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Like Mamá Used to Make

Ramona's Café — Lordsburg's quiet Mexican food treasure.

by Peggy Platonos



A friend pointed the way to Ramona's Café in Lordsburg, and provided an enthusiastic shove in that direction with the words: "It has the best Mexican food anywhere around here!"

So I went to check it out, and took along a different friend — one whose habitual reaction to restaurant food of any kind is a lukewarm: "It's okay."

She ordered Chicken Tacos, and picked at the chicken filling. "Have you ever seen chicken filling like this? I'm used to chunks of chicken in tacos."

Ramona's Café owner Marie Garcia serves up a Quesadilla plate and side taco. (Photo by Peggy Platonos)

I loaded onto her plate bite-size samples of all the goodies in the Combo Plate #2 that I had ordered: a chile relleno, tamale, enchilada with green chile sauce. I gave her one of the two beef tacos that came with the combo plate, and she gave me one of her three chicken tacos. I had ordered a side Chimichanga with a green chile and meat filling, so I passed a chunk of that on to my friend, over her objections.

"This beef taco has a beef patty in it instead of chopped up hamburger," she announced, as she pulled the thin patty out of the taco I had given her and inspected it.

"Mmmm," I answered noncommittally around a mouthful of food. We ate for awhile in silence. I checked her progress out of the corner of my eye. She was examining each mouthful before eating it, but it was all disappearing from her plate.

Finally, she spoke, wagging one of the tacos in my direction. "This is how I like my tacos — crispy. Really crispy. Not soft and limp."

"Mmmm," I answered again.

Her plate was nearly cleared when she looked at me with wide eyes and murmured in amazement, "This is really good! All of it is really good."

No argument from me. And the green chile sauce over the enchilada… well, I sure would like to know how that was achieved.


Alas, I am doomed to keep on wondering. The recipe for that sauce is a family secret, I was told later by café owner Marie Garcia, as is the recipe for the green-colored and (by my northeastern standards) very zesty salsa that is served with light and crispy tortilla chips.

The café is named for Marie's mother, Ramona, who Marie says was a "wonderful" cook. "She was the mother of 13, and was always in the kitchen. She would feed anybody. One of my brothers would bring the football team home, and she would feed them. I'd bring friends. Somehow my mother always had food for whoever showed up — any time. My older brothers would arrive home from the Navy at 10 or 11 o'clock at night, and she would make tacos for them."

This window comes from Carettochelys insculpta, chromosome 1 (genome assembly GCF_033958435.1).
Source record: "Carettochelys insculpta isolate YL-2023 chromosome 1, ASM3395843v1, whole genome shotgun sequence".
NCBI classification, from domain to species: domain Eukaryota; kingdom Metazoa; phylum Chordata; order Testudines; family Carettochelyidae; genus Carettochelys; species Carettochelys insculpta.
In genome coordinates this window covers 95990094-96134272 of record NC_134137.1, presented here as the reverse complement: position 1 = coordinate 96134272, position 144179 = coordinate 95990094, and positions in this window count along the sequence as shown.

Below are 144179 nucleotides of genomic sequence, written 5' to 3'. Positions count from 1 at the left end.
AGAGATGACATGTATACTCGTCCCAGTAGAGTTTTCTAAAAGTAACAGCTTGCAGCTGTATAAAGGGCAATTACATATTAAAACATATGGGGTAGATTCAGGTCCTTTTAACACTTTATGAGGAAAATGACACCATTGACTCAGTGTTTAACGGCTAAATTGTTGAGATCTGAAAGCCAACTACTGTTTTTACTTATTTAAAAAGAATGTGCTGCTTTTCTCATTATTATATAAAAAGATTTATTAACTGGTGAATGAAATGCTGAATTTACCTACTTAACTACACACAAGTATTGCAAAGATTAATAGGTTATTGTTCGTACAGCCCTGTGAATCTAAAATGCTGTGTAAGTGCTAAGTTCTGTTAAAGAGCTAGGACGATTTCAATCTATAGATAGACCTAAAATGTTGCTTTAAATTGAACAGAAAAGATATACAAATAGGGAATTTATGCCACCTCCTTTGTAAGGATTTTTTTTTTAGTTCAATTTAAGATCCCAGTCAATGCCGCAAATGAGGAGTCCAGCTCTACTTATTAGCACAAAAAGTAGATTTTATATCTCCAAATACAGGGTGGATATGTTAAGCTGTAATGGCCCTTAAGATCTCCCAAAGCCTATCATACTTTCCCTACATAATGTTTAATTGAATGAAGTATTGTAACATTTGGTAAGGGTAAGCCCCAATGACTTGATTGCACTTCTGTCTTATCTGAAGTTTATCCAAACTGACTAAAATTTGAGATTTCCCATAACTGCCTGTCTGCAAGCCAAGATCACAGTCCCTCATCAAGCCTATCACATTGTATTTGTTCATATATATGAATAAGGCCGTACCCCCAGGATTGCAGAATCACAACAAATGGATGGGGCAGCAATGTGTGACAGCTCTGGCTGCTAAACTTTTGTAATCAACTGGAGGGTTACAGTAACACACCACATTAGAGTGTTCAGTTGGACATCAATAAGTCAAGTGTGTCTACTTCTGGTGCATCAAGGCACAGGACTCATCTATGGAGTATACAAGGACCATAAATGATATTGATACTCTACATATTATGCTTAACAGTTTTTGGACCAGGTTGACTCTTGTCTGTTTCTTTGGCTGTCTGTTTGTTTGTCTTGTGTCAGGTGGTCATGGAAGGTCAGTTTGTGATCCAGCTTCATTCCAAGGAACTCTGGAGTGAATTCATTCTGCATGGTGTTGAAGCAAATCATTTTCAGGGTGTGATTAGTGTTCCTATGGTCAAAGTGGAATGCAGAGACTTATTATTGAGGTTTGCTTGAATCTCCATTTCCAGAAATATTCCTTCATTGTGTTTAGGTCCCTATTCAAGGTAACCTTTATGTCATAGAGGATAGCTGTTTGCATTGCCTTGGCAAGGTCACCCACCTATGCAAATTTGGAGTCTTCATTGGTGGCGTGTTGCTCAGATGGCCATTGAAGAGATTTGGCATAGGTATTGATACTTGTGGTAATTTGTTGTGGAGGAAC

Those tacos were made the same way Marie makes the beef tacos in the café — with a thin patty of meat. "I think she did it that way because it was easier. She was making so many tacos even when she was feeding just our own family."

Food in the family home provided a focal point of social unity. "Growing up, that's what I remember — sitting around the table, talking and laughing," Marie says. "And I think that's why I enjoy having the restaurant. The customers are like family. I enjoy cooking for them and seeing that they like the food and watching them talk and laugh over their meal."

Her mother is definitely there in spirit, and Marie keeps a photo of her posted over the kitchen door, where she can oversee the whole operation.


Ramona's Cafe, appropriately, is something of a family business, with one of Marie's sisters doing all the prep work for the Mexican dishes on the menu, and a second sister taking over grill responsibility from Marie at 3 in the afternoon on Tuesdays through Fridays, the days when the restaurant is open until 8 p.m.

The café is closed on Mondays and Saturdays, and opens at 8 a.m. on the remaining days of the week. On Sundays — the one day of the week when Menudo is served — the restaurant closes at 2 p.m.

Every day, the full menu is available at all hours. If you want breakfast at 7 o'clock at night, you can have it. And you can have a Mexican Hamburger Steak topped with Chile con Queso or a Turkey Avocado Croissant sandwich at 8 in the morning, if that strikes your fancy.

In addition to a full range of Mexican dishes, the menu includes such American favorites as Club House, Grilled Cheese and BLT sandwiches, a Chef Salad, and breakfast selections that include biscuits and gravy (with or without sausage), pancakes, French toast (made with plump Texas toast-style bread) and a variety of omelets. Chicken Fried Steak appears on the menu as a full dinner meal (with salad, grilled bread and a choice of potatoes) and as two distinct breakfast options: with eggs (plus hash browns and toast) and in the Chicken Fried Steak Skillet, where the cooked steak is cut up and mixed in with hash brown potatoes and onion, then topped with two eggs and cream gravy and served with toast.

Prices are reasonable, with the cost of most meals falling between $6.50 and $8.50. A Shrimp Platter dinner costs $9.99, and the most expensive item on the menu is a T-Bone Steak dinner at $13.25.


For more information about Ramona's Café, call (575) 542-3030. The café is located at 904 E. Motel Drive in Lordsburg. Keep driving until you're sure you've missed it. You'll see it on the right-hand side of the road.



Send Mimbres freelance writer Peggy Platonos tips for restaurant reviews
at platonos@gilanet.com or call (575) 536-2997.


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